Conversion rate optimization (CRO) is something that should go hand in hand with user experience (UX). Both can contribute to making sites and applications easier for users, while CRO and UX share a lot in terms of objectives and techniques. In the world of conversion rate optimization (CRO), data-driven decisions often originate from web analytics and SaaS tools, such as heatmaps and session replays. While these are useful tools, relying too much on analytics and under-utilizing other research methods means that many optimizers only see a partial picture and may not discover the deeper reasons why website visitors don't convert into customers.
Similarly, relying only on qualitative methods can sometimes lead to a biased understanding of the seriousness of certain design problems. From a conversion rate optimization perspective, we're sure to place it at the top of the list of best practices. So, perhaps, to increase organizational efficiency, we need UX and optimization teams (as well as SEO) to work together to increase those ever-crucial business metrics. Maybe you think your conversion rates could be better, or you know the CRO and want to see how it could improve the performance of your site.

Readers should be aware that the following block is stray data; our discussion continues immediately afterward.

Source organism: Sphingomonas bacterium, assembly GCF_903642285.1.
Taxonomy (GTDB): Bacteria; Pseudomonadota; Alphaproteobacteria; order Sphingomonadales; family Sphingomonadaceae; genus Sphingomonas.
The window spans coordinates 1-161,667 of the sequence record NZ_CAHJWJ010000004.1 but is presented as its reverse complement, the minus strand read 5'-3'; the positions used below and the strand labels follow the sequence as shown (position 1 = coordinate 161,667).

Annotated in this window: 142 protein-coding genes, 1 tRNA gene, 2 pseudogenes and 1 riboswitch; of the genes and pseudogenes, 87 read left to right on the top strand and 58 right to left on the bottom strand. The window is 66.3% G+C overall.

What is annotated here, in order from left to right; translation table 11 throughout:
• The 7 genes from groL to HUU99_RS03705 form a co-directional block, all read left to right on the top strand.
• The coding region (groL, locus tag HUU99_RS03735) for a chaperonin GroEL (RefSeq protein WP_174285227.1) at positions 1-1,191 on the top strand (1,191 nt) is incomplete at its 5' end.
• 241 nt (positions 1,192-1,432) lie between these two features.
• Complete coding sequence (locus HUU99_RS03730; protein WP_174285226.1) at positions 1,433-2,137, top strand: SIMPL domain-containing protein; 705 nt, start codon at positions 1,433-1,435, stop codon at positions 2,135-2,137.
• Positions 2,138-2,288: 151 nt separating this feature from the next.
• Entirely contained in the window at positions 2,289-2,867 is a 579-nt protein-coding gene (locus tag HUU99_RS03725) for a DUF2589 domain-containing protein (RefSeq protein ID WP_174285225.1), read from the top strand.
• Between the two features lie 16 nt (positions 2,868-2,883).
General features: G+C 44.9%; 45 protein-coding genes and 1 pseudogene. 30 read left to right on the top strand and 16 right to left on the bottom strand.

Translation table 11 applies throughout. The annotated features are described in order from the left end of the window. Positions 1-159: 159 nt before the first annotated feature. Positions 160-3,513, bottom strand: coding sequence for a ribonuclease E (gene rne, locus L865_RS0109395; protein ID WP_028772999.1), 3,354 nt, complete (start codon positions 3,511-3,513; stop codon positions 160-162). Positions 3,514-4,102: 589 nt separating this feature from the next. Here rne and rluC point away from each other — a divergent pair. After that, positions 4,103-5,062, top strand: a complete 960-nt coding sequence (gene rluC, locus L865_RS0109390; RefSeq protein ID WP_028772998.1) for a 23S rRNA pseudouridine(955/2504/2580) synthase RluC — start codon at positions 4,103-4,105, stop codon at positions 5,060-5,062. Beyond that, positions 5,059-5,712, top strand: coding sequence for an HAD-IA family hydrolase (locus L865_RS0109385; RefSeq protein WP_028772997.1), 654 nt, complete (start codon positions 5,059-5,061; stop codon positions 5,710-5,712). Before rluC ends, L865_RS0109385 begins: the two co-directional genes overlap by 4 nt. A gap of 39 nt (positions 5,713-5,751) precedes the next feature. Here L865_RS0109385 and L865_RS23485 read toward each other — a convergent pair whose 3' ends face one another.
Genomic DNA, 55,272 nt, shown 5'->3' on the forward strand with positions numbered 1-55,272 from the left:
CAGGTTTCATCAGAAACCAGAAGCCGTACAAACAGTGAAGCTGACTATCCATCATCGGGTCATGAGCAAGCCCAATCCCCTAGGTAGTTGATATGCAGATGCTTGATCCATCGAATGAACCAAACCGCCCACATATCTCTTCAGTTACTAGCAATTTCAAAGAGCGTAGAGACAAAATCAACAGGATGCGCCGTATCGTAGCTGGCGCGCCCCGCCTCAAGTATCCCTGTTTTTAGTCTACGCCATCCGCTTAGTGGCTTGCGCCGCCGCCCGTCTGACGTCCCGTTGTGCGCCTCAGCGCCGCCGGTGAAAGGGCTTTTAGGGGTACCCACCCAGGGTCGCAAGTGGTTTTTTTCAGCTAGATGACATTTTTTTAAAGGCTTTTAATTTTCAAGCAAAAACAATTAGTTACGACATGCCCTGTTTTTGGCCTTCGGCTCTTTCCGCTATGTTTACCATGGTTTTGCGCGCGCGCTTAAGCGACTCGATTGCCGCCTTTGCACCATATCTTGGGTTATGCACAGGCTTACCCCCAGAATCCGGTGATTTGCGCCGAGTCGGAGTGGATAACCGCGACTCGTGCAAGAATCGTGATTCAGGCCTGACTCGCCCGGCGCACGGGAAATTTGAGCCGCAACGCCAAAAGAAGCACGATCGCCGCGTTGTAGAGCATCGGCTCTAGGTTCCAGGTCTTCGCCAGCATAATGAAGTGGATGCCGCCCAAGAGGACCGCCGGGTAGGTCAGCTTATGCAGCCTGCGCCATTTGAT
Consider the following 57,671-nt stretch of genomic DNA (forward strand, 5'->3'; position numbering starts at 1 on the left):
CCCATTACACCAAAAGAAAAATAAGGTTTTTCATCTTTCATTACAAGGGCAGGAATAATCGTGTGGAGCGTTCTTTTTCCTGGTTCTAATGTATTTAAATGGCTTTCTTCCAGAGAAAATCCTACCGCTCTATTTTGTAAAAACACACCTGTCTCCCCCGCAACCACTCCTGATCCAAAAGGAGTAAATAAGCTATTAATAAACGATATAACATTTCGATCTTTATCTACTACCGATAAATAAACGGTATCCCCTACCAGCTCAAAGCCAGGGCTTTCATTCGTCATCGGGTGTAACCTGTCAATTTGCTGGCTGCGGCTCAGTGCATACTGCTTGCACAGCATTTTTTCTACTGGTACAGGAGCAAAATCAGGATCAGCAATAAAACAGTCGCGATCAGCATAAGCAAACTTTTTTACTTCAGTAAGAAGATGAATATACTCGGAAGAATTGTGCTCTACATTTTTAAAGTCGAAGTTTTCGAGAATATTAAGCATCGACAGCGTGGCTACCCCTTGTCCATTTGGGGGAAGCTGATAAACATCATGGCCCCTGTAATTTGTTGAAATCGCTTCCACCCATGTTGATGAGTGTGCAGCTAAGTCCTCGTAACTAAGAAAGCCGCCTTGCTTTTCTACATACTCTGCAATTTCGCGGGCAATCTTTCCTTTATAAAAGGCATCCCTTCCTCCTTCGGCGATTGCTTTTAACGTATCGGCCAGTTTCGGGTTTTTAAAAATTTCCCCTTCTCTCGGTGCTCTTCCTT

During the dot-com bubble around 2000, e-commerce sites had average conversion rates of around 1%. For an overall streamlined experience for your users, it's imperative that your CRO and UX design go hand in hand. It's a very safe bet to assume that removing any question from a form will result in a higher completion rate for the form and, therefore, a higher conversion rate for the associated action. I see that conversion optimization occurs first as a skill that is applied when establishing performance indicators, second as part of design decisions that drive development, and third, as part of ongoing maintenance tasks.
It's very likely that these new visitors are different from your normal users and won't convert at the same rate. Once you've discovered the issues that are affecting conversion rates, the next step is to make improvements and test if your hypothesis was correct and if they deliver better results. For me, it's not so much about UX optimization and conversion complementing each other, but about the need for a product manager to understand when and where optimization should take place. So somewhere at the intersection of analytics and experience is conversion optimization, or at least one form of quantifiable UX that Spool talks about.